MONTROSE – During the five years it has been in existence, the Montrose Public Art eXperience, or PAX, has donated more than $35,000 worth of sculptures to the city’s permanent outdoor collection in the downtown area.
At the fifth anniversary PAX Gala and Quickdraw last Friday, several hundred supporters of the arts turned out to view new additions to the collection, watch artists at work, hear live music and dine on fare from Pollo Azada. A raffle of an oil painting by Montrose artist Gina Grundemann, Last Light on Little Cimarron, was also held to raise money for PAX.
The winner of the raffle, which organizers hope will raise a few thousand dollars to buy more art, was Cedaredge sculptor Tracy Munson, who has been involved the arts organization since its founding. Her sculpture Catch the Scent is one of those purchased by PAX for the city’s permanent collection.
This region is lucky to have so many talented sculptors, said PAX steering committee member Michelle Young. This year PAX added a record number of new pieces to the downtown collection, which will be on display for a year, when they will be swapped out for new art.
“I’m most excited about this collection of sculptures – 19 new pieces – the most we’ve ever introduced in any one year,” she said. The 19 new pieces, plus permanent pieces, brings the total to 22 sculptures currently on downtown street corners. Sculpture location maps are available at Montrose City Hall or www.cityofmontrose.org/art.
All the new sculptures are by Western Slope artists, Young said, and the region is chockful of talent.
“We are very fortunate we have such talent in our region, and such a diverse collection,” she said. “I think there’s something for everyone.”
One highlight for Young was the Quickdraw event, where artists worked as people strolled around and watched and while little kids ran and played.
Young said she was sitting next to watercolorist Linda Nadel, and was fascinated as she watched her paint a waterfall.
“I had no idea what she was doing, but it all worked out and I was amazed at her finished product.” She had the same reaction to watching sculptor Daphna Russell create a buffalo out of a lump of clay.
“I thought, ‘What is she doing?’ and then suddenly, it’s something!” she said.
Other artists in the Quickdraw were Mary Hill, who demonstrated putting a glaze on a ceramic platter; Lori Berry, who made a picture of an aspen from glass beads; and Lindsay Jenkins, who drew a green-headed tanager with colored markers.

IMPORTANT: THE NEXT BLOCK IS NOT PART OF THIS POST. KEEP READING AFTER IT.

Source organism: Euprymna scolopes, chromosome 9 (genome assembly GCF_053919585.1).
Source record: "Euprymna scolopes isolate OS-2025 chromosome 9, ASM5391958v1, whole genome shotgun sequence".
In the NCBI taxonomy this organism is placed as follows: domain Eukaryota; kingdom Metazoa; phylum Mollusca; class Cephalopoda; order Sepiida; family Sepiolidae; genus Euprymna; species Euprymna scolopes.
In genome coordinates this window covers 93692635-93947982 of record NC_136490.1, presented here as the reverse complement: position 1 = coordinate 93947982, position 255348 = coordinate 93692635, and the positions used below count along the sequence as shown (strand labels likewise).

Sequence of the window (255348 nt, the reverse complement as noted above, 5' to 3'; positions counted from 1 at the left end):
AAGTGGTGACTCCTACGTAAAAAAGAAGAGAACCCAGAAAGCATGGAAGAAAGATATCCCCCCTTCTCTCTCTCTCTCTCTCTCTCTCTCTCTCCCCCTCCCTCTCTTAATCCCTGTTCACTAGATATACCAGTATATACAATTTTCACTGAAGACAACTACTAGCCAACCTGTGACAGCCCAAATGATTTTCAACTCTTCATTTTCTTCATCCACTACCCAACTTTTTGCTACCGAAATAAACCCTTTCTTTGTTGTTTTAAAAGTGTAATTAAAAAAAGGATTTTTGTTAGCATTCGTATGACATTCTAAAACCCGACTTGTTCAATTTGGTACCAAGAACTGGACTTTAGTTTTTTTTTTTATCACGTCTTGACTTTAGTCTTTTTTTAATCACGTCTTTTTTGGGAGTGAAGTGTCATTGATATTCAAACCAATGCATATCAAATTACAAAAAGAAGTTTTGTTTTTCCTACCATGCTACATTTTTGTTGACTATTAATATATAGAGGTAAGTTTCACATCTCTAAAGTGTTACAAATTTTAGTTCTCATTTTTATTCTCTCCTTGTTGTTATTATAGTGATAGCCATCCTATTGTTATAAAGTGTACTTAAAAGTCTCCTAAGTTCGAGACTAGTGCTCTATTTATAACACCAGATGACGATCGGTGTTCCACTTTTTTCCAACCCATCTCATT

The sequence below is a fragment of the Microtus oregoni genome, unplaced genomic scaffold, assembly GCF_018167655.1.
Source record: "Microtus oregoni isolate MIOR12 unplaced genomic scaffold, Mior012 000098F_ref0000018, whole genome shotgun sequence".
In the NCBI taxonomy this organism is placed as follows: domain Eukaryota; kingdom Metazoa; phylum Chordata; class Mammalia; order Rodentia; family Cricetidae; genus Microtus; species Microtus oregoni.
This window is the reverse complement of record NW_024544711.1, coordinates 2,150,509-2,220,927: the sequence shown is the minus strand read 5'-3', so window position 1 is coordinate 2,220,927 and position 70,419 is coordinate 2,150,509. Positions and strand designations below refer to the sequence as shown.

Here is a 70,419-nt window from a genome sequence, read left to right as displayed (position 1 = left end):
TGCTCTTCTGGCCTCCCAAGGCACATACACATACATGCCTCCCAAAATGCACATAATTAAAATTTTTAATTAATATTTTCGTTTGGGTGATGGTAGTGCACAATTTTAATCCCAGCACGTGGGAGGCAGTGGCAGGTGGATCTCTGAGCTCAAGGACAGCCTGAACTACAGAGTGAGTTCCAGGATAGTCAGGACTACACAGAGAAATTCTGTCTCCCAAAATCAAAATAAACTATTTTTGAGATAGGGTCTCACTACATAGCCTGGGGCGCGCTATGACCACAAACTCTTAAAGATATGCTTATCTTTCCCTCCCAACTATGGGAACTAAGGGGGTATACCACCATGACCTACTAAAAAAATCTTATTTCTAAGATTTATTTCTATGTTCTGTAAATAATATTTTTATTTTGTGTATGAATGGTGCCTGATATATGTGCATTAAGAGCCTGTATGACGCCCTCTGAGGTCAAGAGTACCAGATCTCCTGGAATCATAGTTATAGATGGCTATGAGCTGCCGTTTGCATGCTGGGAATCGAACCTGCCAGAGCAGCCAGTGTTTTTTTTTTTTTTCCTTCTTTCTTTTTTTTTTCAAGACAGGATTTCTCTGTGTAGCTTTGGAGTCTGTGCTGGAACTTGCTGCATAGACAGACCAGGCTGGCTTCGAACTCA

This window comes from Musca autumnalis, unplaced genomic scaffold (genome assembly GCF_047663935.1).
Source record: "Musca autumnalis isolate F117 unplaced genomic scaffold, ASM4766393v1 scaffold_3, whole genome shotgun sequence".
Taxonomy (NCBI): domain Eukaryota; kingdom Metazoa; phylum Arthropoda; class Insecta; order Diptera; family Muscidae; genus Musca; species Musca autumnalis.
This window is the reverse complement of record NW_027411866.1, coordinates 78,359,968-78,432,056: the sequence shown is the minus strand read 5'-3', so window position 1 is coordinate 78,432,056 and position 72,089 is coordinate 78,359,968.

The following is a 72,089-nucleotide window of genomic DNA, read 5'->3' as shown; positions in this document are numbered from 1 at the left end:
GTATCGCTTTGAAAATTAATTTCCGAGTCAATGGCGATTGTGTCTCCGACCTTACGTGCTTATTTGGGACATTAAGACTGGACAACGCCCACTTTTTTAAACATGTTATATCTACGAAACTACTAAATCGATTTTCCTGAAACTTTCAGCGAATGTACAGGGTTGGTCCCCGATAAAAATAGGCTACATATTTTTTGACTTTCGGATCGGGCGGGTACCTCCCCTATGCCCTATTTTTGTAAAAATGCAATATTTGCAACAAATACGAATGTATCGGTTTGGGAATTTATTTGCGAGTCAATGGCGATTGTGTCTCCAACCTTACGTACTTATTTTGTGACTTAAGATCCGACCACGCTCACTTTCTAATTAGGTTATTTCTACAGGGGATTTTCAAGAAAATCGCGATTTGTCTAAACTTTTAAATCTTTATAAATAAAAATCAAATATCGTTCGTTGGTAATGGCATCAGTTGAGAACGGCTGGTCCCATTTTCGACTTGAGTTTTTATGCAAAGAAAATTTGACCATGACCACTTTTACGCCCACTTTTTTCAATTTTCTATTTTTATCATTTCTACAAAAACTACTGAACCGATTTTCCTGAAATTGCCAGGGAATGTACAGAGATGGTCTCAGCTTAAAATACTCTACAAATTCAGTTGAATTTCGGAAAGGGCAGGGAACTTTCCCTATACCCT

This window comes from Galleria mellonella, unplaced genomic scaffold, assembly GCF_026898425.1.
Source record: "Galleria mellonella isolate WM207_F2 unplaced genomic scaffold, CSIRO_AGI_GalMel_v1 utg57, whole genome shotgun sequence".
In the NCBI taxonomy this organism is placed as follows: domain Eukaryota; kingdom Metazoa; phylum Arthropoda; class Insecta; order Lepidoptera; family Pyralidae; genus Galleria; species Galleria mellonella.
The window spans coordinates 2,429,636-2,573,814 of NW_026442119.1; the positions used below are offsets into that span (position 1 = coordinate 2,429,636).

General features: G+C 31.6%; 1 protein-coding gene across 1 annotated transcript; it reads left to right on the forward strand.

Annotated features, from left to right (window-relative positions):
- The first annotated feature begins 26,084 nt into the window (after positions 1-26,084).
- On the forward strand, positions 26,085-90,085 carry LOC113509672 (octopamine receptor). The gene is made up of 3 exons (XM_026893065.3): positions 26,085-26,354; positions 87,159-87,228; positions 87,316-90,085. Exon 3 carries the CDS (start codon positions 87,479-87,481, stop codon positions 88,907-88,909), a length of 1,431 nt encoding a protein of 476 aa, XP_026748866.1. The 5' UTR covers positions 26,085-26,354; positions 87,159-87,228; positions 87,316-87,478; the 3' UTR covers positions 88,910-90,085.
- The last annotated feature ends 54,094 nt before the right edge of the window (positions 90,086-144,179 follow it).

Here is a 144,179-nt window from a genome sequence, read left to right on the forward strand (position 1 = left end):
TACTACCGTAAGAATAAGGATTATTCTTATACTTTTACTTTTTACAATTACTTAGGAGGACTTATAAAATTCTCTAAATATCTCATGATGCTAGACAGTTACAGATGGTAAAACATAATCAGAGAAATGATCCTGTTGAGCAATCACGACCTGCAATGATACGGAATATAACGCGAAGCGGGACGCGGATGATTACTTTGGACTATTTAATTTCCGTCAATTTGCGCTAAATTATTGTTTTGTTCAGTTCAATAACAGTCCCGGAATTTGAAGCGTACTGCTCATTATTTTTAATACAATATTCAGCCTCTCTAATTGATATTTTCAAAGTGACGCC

All the Quickdraw artworks were auctioned off by auctioneer Ralph Walchle, and although final figures aren’t in on how much was raised, Young thinks it’s better than last year.
Jenkins’ painting, she said, drew a bid of $35, which is great since she’s a young artist “who’s never done this before.”
But Russell’s clay buffalo, which will later be fired, went for a high bid of close to $400, quite a steal for the buyer.
“It’s a great buy – her pieces go well into the thousands,” Young said.
Carolyn Bellavance, chair of the PAX steering committee, said people seemed to enjoy the Quickdraw, which began as a fundraising device last year, replacing the silent auctions PAX used to hold.
“I think people really enjoy watching the artists create, seeing the process and what goes into it,” Bellavance said.
Live music by Pickin’ Peggy Malone was also a crowd-pleaser, she said, and kids danced on stage, played musical instruments and rode stick horses provided by Malone.
Bellavance said she doesn’t know yet how much was raised from the raffle and the auction, but the money will be used to cover PAX expenses and to buy at least one more sculpture at the end of the exhibit next year.
Last year the gala raised $1,097, she said, and the goal this year is to meet or exceed that. Other funding comes from private donations and local businesses, and PAX works in partnership with the Montrose Association of Commerce and Tourism and the City of Montrose.
Lu Anne Tyrrell, also a steering committee member, said the concept for downtown art began nine years ago as a program called Sculptures on the Square, and was revamped as PAX, which held its first meetings in 2005, with its first gala held the following year.
The idea for downtown art came from Grand Junction, whose downtown art program is 20 years old and very successful, Tyrell. She said the director of the Grand Junction program gave her one piece of advice: “This takes time.”
Along with Main in Motion, the PAX exhibits are helping revitalize downtown, she said.
“In the early days, we’d be calling you and trying to get you to come downtown,” Tyrrell said. “Those days are gone, but it does take time.”
Caitlin Switzer, another steering committee member, was also thrilled with the PAX program’s success, and gave thanks to sponsors, artists and fellow committee members.
“This is a great source of community pride and makes downtown look alive, and it’s a free source of entertainment and education for all,” she said.